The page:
After passing through the Visitors Center, it is just a short walk to the rim of the high rock outcrop that overlooks the Wupatki Pueblo. Upon first sight, the Wupatki Pueblo majestically stands alone in this vast high desert expanse, just like paradise lost. The Wupatki Pueblo is an amazing site to see from the ridge line and with a little help from the trail guide brochure, the unique features of this building complex will come to light. The tall multi story main building is surrounded by a large annex structure, a round ceremonial court, a natural blow hole and Mayan Hip Ball Court, so Wupatki is quite an interesting ancient heritage site to explore!
A little town is exactly what Wupaki Pueblo was and it is said that a fair size population occupied these buildings about 1,000 years ago. In perspective, the Wupakti Pueblo was the largest building complex in this region, so it is easy to imagine that this destination was an important cultural meeting place. Archaeologists have confirmed the cultural importance of the Wupatki Pueblo in recent years and the beginnings of this site had to do with natural disaster. The local disaster in this case was the eruption of the Sunset Crater Volcano in the 11th century. The events leading up to the cataclysm gave ample warning to the native people living in the lush mountainous environment and they moved to safer horizons in Wupatki. Archaeologists state that Wupatki was well established before the people displaced by the volcano moved there, so the buildings provided protection from the hot volcanic ash that fell from the sky. This volcanic eruption refuge soon grew into a massive pueblo complex that was supported by dry earth agricultural techniques that have always been prevalent in this region.
As can easily be seen, the Wupatki Pueblo complex was much more than just a shelter from the storm. Wupatki actually looks like a trade center and spiritual resort that is complete with entertainment venues, like a Mayan Ball Court. The northern most Pok-Ta-Pok Ball Court in America actually is the ball court that is located in Wupatki. Pok-Ta-Pok (Pelota) is an ancient hip-ball game that is associated with Mayan culture and this game was popular with the Aztecs too. The cultural trade network between these civilizations has been proven to extend far into the American Southwest, so it is easy to see why a few Mayan Hip-Ball courts exist in this region. The Hip-Ball Court gives credence to Wupatki being much more than just a place to ride out a volcanic disaster.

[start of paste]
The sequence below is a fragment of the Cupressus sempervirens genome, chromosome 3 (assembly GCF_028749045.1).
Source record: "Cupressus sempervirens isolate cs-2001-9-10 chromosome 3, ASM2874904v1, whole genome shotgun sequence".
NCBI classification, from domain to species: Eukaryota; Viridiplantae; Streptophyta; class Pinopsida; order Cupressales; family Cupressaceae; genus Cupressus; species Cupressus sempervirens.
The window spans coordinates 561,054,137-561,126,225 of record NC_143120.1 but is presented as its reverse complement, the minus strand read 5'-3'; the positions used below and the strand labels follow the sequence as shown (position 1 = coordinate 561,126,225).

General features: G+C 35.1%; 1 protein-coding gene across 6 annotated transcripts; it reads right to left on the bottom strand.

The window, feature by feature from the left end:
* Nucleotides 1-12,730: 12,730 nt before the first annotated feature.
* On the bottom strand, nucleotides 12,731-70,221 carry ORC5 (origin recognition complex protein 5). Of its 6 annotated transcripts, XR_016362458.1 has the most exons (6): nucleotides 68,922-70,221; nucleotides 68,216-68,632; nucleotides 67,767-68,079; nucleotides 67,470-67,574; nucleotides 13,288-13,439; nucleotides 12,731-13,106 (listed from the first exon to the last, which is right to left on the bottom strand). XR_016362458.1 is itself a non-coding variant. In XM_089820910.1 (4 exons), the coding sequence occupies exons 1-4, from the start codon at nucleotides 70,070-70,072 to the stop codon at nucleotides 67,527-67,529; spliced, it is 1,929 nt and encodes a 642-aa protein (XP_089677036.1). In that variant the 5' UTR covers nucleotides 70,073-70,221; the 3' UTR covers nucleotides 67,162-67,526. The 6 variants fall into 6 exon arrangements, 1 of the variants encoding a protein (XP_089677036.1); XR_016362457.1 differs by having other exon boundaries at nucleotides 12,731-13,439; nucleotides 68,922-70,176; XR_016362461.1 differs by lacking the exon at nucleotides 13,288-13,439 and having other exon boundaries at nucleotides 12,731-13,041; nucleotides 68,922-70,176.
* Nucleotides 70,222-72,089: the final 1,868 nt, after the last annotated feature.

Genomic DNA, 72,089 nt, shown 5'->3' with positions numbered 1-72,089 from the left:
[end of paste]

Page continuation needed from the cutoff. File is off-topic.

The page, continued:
The Blow Hole is another unique feature of the Wupatki Pueblo and this weird natural anomaly is located next to the Hip-Ball Court. This hole in the ground can be likened to a place where the Mother Earth Spirit breathes, so it is a feature of great importance. The breathing sound actually is attributed to air trapped in a deep aquifer crevasse underground that is only released when barometric conditions are just right. When barometric pressure is high, air rushes into the blowhole and makes vacuum sound. When the barometric pressure is low, the Blow Hole releases a blast of cold air that is strong enough to suspend a feather in mid air. Needless to say, the cold air from the Wupatki Blow Hole must have been quite an attraction back in its day and the cold air still provides relief from the summer heat in this modern age!
Wandering around the Wupatki Pueblo structure truly is an educational experience. The architectural design incorporates the shape of the natural rock outcrop that is exposed above ground. The outer walls of the multi story building are high and the outlying lower rooms served a utilitarian purpose for food production and storage. How the hand crafted slabs of sandstone were stacked with minimal mortar is simply amazing to see! This structure lasted a very long time after it was abandoned during a severe drought less than 900 years ago, so the skill of the builders certainly has been proven through the test of time.
The spiritual experience is something that is better off being left described by the individual when visiting any native heritage site. When I first arrived at the rock outcrop overlook, many native people were sitting and chanting spiritual prayers for the ancestors. The sight and sound opened the eyes to an inner experience that awaits in this place and a feeling of respect for the ancestors set the tone for the day. Respect for the ancestors is rewarded with guidance from the ancestors when pondering over this majestic place and the thoughts extend far beyond the boundaries of this pueblo into daily life long after the visit. In this way, the Wupatki Pueblo experience can inspire memories to ponder over for a lifetime, which can provide a pleasant escape during troubled times.
There are several ancient pueblo sites to explore at Wupatki National Monument, so be sure to devote a full day when visiting this destination. Each ancient pueblo site has great significance and plenty can be learned from the experience. Wupatki National Monument truly is a special place that should be visited at least once in a lifetime. For those who plan a trip to the Grand Canyon, Wupatki awaits just a little further down the road, just like it has for a thousand years!
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